Ted Hughes

I spent yesterday at the Ted Hughes conference in the smart Heritage Quay suite at Huddersfield University. I gave a paper titled ‘Ted Hughes and Gallipoli’, about his representations of his father’s war (William Hughes was on the peninsula with the 1st/5th Lancashire Fusiliers and, Hughes wrote, remained ‘undemobbed’, still troubled by his experiences for years after.
Hughes was born in 1930, but his father’s war shadowed his childhood. He wrote:

[T]hose born after the First World War but before the late thirties – that slightly different species who took in the blood of the First World War with their mother’s milk, and who up to their middle age knew Britain only as a country always at war, or inwardly expecting and preparing for war.

He described inter-war England as ‘ a kind of mental hospital of the survivors’.
In the sixties, round about the fiftieth anniversary of the Gallipoli landings, Hughes wanted to write a major poem on the subject, but nothing came of this (unless you consider how the strength of his feelings about the horror may have enriched Crow).
Later in life, though, he drafted a major work: ‘Black Coat: Opus 131’. This interleaved poems about his father’s war with poems about his own life, especially his relationship with Sylvia Plath. Eventually the more personal material took over; and many of the poems found their way into Birthday Letters, but without the Great War material.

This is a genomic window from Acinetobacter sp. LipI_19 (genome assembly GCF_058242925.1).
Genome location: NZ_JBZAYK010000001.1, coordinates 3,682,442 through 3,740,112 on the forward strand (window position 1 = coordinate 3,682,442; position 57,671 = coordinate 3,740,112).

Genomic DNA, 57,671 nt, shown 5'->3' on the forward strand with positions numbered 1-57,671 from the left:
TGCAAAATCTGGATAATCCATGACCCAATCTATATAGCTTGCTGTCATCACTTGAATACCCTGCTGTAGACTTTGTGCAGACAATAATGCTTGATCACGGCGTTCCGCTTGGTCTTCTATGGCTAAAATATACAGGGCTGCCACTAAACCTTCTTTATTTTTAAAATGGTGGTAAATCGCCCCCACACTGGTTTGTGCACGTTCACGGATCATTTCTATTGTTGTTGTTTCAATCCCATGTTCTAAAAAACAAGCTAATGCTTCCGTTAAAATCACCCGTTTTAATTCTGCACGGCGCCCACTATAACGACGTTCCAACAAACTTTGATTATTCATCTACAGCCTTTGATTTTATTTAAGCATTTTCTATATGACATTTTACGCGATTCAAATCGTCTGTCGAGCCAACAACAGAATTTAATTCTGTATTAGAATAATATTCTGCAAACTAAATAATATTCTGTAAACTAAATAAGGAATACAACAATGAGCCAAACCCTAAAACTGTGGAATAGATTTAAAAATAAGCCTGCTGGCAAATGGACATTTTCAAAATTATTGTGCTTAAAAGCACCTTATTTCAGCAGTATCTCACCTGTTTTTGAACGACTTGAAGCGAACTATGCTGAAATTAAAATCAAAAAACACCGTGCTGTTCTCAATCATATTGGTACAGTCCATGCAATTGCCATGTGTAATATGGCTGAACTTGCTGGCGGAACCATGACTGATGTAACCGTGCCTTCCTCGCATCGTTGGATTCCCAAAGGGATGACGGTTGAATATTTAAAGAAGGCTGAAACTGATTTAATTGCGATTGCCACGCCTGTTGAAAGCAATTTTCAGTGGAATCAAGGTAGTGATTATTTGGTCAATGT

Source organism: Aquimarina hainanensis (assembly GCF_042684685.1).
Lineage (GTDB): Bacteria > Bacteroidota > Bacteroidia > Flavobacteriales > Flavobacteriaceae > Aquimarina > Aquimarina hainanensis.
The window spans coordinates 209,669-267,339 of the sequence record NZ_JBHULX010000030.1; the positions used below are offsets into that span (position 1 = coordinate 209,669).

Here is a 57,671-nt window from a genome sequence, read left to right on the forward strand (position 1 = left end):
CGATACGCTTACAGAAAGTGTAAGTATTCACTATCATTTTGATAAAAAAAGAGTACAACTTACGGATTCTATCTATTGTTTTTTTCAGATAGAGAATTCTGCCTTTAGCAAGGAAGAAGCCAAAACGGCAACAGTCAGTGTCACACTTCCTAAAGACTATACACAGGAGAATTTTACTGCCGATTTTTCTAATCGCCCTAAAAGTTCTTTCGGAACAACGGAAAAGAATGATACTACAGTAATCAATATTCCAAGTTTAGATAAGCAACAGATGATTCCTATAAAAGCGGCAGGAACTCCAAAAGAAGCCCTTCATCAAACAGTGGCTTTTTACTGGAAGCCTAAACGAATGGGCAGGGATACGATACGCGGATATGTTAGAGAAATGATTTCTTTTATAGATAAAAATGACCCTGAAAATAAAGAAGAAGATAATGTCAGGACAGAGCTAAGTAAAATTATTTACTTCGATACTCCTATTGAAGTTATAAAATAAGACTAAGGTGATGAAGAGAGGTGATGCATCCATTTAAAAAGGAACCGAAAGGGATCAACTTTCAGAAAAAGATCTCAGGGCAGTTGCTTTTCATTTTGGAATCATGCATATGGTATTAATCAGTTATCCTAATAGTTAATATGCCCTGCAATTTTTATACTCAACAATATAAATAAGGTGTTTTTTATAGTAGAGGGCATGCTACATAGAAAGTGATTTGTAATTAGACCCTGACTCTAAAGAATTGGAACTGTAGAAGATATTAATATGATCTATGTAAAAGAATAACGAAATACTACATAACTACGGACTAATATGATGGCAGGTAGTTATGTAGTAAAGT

I can see why he made the choice; the Sylvia poems are richer, and have the authority of personal experience. But there are striking war poems in the collection, notably those about William Hughes’s attempt to rescue a wounded friend from No-Man’s-Land. And there is the poem that starts like this, which raises questions for all of us in the memory business:

I agree it would be altogether
Good to forget the dead. Good how good
To forget that First World War.
That fly-paper
Fouled with the survivors
That did us for school. Good also
To forget the Second World War…

The other papers yesterday dealt with much less military topics. I’m a bit out of my usual comfort zone when asked to consider topics like the role of the poet as Shamanic healer, but it’s fascinating to hear about. Ted Hughes was a man of many dimensions – often a bit daft, as in his enthusiasm for astrology and Ouija boards, but with a vision that makes him worth reading. It’s good to see the devotion that his work obviously inspires in so many of the conference attendees.
The conference continues today. I’m looking forward to the papers linking Hughes to  various Yorkshire (and other) localities.

The conference is organised by the Ted Hughes Network – a lively organisation.

One Comment

  1. Posted June 19, 2017 at 10:03 am | Permalink

    Thank you for this. What I find strange with the passing of the years is the growth of generations who really don’t understand the term “before the war”. For the immediate post war generation like myself, the war (as in WW2) was ever present, both in terms of survivors, stories, and the physical evidence in ruins and air raid shelters. However the First War was still there as well, because it was so immediate to our parents’ generation. My grandfather and many other relatives were killed in the First War, and this impacted in the way Hughes describes on their immediate descendants. My Mother never got to know her father because of it, although he saw her as a small baby, and the war’s shadow was long and psychologically devastating.

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